Because of my obsession with Jane Austens novels (and the film adaptations) I decided I would get into some of the Gothic Literature that gets mentioned in Northanger Abbey. An undertaking of mine has been to read The Monk and atleast something about Anne Radcliffe and her novels which are said to be truly terrifying!
I'm currently just past the first volume of The Monk and so far it's quite intriguing and I find myself unable to put it down before finishing the chapter i'm on..
The story takes place in Spain and upon entering the first few chapters we are graced by the presence of the great Monk Ambrosio who has become somewhat of a renown preacher and is known to the people of Madrid as His Holiness as they worship him for his words with reverence. Alas poor Ambrosio(- I knew him well) while having survive 30 years of life unsullied by sin or temptation finds himself only too close to succumbing to the powers of evil in the temptations of Rosario (A.K.A) Matilda...
Among hearing about the antics and goings on about the Monastery we also encounter 3 gentlemen and their lives/journeys into the world and society and their abilities in persuing certain favoured women... The author really did a great job of flipping back and forth between scenes within and out of the Monastery and adding many side stories in depth to help the reader fully understand how a certain character came to be where he/she is now in the point of the story..each character has a chance to be the narrator for a chapter or so..
Things haven't gotten to the "scary" part quite yet beyond the two poisonings that occur within the Monastery and the pillaging and murdering that happens out in society as we are following various gentlemen around.. For being written at the and of the 1700's it's quite a shock to find scenes and stories within the novel that involve rather PG and "racy" areas... one does not expect to find any mention of exposed body parts and their appearance in the light of the moon (etc) within 18th century literature and i'm sure it was frowned upon society at the time- though that might have all added to the books "terrific" nature... hmm..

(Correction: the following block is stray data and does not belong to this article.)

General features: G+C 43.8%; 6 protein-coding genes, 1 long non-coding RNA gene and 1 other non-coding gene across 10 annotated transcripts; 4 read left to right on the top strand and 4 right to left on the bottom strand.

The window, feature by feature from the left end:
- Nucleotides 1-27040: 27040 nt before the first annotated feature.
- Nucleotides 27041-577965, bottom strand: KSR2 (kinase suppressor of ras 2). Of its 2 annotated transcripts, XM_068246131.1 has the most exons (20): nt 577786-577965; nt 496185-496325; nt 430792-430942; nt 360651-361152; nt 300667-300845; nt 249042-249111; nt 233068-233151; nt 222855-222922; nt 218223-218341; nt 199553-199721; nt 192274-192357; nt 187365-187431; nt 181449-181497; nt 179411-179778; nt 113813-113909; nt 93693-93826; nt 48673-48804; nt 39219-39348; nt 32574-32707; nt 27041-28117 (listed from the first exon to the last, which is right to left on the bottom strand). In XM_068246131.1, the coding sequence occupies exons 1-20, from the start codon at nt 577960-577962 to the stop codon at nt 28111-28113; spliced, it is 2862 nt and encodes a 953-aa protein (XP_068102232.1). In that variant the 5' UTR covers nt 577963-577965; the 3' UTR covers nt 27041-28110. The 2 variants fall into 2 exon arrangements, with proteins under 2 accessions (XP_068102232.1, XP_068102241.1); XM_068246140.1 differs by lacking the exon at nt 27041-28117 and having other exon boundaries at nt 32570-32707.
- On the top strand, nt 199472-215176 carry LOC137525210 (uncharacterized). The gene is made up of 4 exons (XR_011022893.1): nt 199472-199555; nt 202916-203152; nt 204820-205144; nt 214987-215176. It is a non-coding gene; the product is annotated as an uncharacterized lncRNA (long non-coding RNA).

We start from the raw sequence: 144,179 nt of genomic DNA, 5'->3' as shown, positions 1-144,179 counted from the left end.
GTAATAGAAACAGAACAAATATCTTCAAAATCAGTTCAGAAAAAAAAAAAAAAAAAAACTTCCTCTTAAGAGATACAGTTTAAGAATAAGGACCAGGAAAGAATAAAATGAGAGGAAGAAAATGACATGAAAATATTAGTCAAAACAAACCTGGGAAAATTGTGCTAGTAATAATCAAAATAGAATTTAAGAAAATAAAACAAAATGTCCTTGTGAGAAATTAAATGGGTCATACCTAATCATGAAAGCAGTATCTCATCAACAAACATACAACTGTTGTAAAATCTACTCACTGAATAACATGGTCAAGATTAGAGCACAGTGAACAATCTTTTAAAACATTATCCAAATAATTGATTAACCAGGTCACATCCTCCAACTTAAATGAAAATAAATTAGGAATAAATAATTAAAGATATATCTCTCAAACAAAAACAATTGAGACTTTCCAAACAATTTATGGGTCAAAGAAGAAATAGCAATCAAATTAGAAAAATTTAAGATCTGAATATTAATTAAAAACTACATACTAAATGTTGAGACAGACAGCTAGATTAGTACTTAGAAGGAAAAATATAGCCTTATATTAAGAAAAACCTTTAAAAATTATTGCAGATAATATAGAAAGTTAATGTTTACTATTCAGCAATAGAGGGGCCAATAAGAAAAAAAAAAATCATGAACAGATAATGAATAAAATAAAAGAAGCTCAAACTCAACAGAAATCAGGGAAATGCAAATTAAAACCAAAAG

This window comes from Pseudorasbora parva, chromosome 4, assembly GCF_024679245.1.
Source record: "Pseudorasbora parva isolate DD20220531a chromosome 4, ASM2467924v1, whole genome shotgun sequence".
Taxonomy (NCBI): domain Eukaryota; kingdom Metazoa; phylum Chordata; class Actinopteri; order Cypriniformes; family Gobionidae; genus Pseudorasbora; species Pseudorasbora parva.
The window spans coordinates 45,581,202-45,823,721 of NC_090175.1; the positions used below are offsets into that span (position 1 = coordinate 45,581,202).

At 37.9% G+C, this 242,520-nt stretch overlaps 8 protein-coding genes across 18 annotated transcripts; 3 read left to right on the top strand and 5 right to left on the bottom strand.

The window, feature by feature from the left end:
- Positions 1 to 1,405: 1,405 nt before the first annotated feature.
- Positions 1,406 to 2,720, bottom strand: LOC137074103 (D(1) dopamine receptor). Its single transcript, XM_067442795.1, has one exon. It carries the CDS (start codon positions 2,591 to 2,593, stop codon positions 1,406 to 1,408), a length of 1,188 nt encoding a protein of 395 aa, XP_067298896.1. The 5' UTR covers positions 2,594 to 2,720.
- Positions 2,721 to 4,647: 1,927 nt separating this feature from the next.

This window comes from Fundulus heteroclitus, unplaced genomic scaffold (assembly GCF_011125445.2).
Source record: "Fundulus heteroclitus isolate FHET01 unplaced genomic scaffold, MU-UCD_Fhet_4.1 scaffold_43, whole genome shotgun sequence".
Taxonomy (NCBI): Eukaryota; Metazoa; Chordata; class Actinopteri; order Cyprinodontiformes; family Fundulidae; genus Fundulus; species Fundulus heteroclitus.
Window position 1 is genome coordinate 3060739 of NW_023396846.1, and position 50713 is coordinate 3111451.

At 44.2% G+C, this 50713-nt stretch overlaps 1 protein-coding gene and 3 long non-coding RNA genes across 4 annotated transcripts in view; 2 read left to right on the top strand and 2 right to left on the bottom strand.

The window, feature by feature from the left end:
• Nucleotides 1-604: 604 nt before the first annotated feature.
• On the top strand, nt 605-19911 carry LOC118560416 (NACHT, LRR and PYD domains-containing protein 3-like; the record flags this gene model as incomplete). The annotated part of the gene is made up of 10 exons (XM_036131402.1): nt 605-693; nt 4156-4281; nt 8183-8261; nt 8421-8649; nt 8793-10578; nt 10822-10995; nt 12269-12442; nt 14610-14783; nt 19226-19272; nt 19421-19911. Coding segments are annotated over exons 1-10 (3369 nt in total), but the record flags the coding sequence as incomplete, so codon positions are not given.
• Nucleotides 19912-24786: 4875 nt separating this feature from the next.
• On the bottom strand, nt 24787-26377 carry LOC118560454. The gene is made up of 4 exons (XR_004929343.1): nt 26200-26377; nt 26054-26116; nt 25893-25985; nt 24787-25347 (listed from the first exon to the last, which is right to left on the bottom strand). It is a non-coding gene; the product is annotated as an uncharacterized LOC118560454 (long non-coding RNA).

Either way, I can only imagine these topics were able to pass under the radar because the story was considered "horrific" in its nature altogether anyway.. honestly who pays attention to the exposed breast of a maiden when there are gangs a-foot and murdering's a-happening..right?
I shall let you know what I feel as I move into the Volume II.. perhaps I shall come to the forbidden "scary" parts...
By the way.. I realized that something is a-miss in Austen's Northanger Abbey and in it's film adaptations.. Catherine Morland is reading The Monk and fantasizing herself into the story as per usual and the scene she narrates is when Ambrosio gains the ability to go into Antonia's bedchamber and Catherine says the line of "I must have her or perish" or something of that sort.. well in the novel proper (The Monk) it is soo not Ambrosio who says it but rather Matilda/Rosario who says it of Ambrosio and her desire to be with him.. or so i've found so far.. perhaps the line gets repeated in another part of the book... or Austen just liked that line from the Monk and decided to have her "heroine" Catherine read it, and the same goes for the film adaptors.. cuz we all know Henry Tilney would so not be crass enough to walk into Catherine as she is bathing and tell her that all God's creatures are acceptable in the flesh.. yeah.. wouldn't happen, even in Cathy's fantasies.. sorry C, your not Antonia, and your beloved Mr. Tilney is just not Ambrosio enough.. I could very well be wrong in all this, please accept it as purely speculation drwan off of bad tired short term memory...
Okay, im done ranting and rambling..
As always, Thanks for reading and feel free to comment and/or e-mail me what your thinking